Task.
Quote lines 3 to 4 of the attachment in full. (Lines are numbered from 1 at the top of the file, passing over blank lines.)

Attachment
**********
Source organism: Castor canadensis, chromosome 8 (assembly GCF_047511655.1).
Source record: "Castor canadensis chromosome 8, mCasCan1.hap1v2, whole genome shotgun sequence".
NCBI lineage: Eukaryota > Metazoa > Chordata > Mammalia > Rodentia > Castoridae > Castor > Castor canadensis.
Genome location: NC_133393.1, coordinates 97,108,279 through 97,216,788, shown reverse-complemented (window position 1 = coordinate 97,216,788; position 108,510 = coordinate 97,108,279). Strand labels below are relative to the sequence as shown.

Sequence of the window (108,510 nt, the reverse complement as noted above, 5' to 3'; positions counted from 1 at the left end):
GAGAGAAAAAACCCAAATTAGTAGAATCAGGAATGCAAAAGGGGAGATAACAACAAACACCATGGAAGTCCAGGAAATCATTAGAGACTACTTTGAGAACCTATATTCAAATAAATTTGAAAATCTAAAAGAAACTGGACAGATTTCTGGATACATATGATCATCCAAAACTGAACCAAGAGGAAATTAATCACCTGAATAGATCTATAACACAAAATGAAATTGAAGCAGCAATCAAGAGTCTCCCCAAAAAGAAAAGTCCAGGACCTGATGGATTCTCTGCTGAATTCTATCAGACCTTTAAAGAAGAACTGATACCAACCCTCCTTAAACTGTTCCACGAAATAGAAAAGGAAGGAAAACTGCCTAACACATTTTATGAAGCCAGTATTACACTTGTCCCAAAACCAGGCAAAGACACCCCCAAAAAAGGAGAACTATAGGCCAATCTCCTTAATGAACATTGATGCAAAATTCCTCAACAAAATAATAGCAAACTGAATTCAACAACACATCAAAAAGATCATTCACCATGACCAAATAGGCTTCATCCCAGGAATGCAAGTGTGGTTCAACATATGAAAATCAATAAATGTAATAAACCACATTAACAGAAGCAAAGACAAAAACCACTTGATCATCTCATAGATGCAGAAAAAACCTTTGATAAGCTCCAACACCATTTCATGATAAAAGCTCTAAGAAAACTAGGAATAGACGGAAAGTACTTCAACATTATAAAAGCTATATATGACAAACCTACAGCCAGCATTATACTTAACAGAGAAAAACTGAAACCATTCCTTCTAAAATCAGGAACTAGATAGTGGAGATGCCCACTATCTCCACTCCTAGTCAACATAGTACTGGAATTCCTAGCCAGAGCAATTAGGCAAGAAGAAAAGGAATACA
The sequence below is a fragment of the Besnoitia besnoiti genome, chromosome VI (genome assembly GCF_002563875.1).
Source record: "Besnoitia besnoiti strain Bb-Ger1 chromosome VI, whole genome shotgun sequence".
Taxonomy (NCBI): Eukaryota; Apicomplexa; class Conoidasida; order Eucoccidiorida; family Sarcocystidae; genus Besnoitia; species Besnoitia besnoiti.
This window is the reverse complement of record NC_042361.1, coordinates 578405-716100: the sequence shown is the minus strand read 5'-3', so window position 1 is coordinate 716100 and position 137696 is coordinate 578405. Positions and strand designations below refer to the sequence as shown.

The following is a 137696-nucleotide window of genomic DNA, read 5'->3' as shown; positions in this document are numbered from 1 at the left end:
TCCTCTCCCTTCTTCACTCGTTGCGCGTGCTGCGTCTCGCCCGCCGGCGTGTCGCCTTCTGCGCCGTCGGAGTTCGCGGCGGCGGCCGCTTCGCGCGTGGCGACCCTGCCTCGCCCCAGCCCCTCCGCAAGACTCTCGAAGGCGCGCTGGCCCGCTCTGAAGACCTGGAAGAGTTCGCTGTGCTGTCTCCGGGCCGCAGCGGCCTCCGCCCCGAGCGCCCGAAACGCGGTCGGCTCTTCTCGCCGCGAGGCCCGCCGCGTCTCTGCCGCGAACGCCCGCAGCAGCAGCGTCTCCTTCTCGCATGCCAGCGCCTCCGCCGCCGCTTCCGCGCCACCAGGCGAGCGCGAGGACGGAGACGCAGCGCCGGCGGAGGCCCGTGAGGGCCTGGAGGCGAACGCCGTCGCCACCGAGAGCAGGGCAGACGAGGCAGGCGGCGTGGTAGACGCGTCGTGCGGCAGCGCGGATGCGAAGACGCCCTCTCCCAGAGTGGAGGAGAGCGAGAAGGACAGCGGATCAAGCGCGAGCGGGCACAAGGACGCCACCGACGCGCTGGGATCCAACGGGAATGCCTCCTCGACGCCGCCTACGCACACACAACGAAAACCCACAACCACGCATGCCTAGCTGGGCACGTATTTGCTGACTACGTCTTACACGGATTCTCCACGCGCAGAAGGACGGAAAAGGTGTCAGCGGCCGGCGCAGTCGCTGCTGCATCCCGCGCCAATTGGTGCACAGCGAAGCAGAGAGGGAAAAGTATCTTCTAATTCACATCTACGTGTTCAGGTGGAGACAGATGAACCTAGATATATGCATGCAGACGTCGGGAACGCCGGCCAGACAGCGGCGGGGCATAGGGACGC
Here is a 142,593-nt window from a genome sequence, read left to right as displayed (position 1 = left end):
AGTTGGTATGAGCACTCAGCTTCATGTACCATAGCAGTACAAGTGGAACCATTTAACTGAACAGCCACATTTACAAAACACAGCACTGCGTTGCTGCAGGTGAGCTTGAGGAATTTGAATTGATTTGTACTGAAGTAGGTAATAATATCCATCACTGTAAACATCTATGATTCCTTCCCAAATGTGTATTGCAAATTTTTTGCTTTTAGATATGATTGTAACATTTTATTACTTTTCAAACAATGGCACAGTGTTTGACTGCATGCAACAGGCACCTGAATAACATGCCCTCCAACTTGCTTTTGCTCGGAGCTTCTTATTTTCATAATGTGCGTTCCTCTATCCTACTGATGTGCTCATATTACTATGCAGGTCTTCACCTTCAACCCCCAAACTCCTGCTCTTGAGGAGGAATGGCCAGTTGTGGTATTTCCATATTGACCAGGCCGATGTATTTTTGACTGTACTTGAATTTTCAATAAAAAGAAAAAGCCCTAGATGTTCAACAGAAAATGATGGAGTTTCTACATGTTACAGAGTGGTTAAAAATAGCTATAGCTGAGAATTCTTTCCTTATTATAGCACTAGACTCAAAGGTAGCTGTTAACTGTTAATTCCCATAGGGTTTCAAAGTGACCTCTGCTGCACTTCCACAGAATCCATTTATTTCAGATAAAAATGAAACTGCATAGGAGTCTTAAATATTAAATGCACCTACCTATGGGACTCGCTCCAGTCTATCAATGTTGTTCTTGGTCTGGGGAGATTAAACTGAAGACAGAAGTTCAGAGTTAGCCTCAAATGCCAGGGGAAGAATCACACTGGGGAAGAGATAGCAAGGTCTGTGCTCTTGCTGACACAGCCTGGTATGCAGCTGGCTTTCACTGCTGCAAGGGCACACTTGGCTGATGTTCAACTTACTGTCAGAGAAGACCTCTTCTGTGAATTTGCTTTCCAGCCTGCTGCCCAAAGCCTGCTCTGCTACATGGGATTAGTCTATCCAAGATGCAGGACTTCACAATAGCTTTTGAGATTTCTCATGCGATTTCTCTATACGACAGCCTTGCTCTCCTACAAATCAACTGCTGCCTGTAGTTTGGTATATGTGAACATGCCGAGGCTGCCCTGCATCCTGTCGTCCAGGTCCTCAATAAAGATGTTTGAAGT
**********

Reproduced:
NCBI lineage: Eukaryota > Metazoa > Chordata > Mammalia > Rodentia > Castoridae > Castor > Castor canadensis.
Genome location: NC_133393.1, coordinates 97,108,279 through 97,216,788, shown reverse-complemented (window position 1 = coordinate 97,216,788; position 108,510 = coordinate 97,108,279). Strand labels below are relative to the sequence as shown.